Why STEM Education Shouldn’t Return to ‘Normal’

Why STEM Education Shouldn’t Return to ‘Normal’

We Deserve Futures sign at protestYoung people would be better served by STEM education that teaches them to deal with the moral and ethical complexity of problems like pandemics and climate change, University of Illinois at Chicago and Northwestern University School of Education and Social Policy education researchers argued in Truthout.

Most school curricula rarely question the role of STEM disciplines – science, technology, engineering, and math – in war, environmental injustice, or public health, the authors wrote. A broader view, one that values the cultures and histories of students and acknowledges the moral issues associated with STEM, would better prepare students for today’s world.

“The current COVID-19 pandemic exposes the United States — the nation often upheld as the leader in scientific innovation — as unable (or unwilling) to use its vast resources to care for its people at the most basic human level,” they wrote. “Yet the country rapidly mobilized its military and police to repress outrage against deep, persistent and violent anti-Blackness.”

The researchers expect that “efforts to restore the damaged global image of the U.S. will double down on an enduring paradigm which positions STEM education as operating in service of U.S. economic and military supremacy.

"We see this “return to normalcy” as a failure of leadership in this moment," they wrote. "It assumes that the status quo was desirable or healthy for students and communities and represents a massive missed opportunity to reimagine the deeper purposes of STEM education, and education more broadly.”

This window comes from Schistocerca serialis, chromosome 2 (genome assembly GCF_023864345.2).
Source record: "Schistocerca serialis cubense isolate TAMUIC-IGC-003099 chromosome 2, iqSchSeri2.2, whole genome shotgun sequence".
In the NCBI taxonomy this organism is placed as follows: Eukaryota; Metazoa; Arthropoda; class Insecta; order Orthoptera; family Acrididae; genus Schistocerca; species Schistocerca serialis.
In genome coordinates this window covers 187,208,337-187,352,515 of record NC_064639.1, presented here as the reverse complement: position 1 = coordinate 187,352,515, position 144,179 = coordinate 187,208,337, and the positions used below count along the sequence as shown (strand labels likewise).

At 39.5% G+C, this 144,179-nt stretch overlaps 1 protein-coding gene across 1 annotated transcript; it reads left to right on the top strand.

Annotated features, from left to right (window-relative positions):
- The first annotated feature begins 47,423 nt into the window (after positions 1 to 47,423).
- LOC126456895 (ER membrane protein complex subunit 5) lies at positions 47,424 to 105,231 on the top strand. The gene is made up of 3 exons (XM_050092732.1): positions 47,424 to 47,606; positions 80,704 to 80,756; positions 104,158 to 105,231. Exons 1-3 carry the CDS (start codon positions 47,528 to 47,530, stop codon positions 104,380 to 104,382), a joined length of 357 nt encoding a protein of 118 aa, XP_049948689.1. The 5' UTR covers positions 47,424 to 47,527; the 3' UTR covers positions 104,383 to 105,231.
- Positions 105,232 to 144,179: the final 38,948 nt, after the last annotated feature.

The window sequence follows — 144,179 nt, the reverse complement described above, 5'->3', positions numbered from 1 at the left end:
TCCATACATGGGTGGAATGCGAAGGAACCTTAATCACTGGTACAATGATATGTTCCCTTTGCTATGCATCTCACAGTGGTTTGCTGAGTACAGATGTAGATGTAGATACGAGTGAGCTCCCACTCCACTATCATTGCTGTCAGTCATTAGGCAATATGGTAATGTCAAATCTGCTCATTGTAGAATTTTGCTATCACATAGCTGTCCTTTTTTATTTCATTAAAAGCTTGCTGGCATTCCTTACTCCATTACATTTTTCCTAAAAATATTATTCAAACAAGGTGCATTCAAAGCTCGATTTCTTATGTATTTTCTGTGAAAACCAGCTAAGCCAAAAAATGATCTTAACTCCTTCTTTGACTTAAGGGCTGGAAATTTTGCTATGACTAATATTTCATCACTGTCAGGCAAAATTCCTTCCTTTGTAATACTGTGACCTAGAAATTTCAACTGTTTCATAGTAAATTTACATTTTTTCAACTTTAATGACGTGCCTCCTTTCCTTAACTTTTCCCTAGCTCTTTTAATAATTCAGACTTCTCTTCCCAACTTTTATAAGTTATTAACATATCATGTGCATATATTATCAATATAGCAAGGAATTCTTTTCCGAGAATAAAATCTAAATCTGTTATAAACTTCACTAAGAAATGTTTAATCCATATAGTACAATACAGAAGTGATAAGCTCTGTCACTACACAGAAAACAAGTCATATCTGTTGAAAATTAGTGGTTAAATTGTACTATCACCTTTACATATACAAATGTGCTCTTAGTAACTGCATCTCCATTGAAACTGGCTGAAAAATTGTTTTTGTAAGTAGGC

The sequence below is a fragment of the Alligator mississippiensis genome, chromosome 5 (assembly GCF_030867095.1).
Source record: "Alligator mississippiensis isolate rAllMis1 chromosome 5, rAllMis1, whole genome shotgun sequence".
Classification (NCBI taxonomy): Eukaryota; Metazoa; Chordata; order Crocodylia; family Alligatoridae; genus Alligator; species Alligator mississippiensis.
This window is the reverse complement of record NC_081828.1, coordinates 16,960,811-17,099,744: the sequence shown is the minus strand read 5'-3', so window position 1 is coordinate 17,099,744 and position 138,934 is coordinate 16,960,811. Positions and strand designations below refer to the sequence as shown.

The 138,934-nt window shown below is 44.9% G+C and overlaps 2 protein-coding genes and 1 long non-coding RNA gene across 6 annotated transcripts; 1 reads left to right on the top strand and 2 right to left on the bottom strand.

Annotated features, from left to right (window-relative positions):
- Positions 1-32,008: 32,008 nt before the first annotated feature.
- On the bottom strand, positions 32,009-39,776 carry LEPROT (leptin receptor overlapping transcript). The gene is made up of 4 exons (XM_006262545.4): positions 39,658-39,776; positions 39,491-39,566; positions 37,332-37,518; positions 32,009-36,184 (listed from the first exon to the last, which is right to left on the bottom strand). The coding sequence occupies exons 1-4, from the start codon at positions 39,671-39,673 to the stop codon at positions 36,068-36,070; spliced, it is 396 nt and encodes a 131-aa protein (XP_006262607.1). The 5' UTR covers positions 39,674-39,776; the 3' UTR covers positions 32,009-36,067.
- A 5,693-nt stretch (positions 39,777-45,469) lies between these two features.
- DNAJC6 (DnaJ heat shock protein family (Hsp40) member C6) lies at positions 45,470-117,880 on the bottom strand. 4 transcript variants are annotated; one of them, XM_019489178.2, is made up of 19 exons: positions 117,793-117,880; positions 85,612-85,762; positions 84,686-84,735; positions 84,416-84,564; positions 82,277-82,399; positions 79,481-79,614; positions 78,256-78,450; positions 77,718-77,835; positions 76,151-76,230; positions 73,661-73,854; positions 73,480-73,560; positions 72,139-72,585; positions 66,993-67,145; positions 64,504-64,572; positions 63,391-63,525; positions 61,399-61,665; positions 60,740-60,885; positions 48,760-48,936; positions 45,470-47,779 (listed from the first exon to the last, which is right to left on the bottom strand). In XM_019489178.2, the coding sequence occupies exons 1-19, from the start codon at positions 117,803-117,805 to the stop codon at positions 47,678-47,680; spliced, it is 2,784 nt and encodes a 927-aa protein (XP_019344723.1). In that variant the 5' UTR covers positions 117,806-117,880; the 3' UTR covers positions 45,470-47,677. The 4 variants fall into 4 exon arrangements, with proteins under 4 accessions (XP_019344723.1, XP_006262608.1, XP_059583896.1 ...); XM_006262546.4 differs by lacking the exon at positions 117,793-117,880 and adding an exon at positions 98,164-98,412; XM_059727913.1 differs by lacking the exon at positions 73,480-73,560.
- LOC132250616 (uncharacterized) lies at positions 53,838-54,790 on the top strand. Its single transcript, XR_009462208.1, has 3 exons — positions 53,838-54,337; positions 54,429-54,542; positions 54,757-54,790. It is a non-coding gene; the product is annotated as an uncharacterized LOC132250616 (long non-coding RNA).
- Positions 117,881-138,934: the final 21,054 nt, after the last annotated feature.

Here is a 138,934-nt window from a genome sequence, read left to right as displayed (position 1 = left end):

The opinion piece, titled “In an Era of Pandemic and Protest, STEM Education Can’t Pretend to Be Apolitical” was coauthored by Daniel Morales-Doyle (MS05), assistant professor of science education at the University of Illinois at Chicago, Shirin Vossoughi, assistant professor of learning sciences; Sepehr Vakil, assistant professor of learning sciences; Megan Bang (PhD09) professor of learning sciences and psychology and senior vice president of the Spencer Foundation. 

The authors imagine a world in which, "instead of regurgitating the work of Newton, Darwin or Avogadro, high school students were regularly challenged to think about health, food production, energy and transportation as complex, systemic challenges with social and scientific components.

“Thinking about such locally relevant problems as embedded in global systems would better equip learners to deal with pandemics and racial inequities, and better approximate the complex problem-solving required of STEM professional.

"In this moment of great peril and possibility, we have the rare opportunity to reinvent teaching and learning toward racial, ecological and global justice," they conclude." Let’s match the political clarity of protesters on the streets, and STEM professionals reexamining the character of their own disciplines, to remake STEM learning as not merely a technical and economic pursuit, but a moral and ethical one.”

Read the Op-Ed in Truthout.



By Julie Deardorff
Last Modified: 8/26/20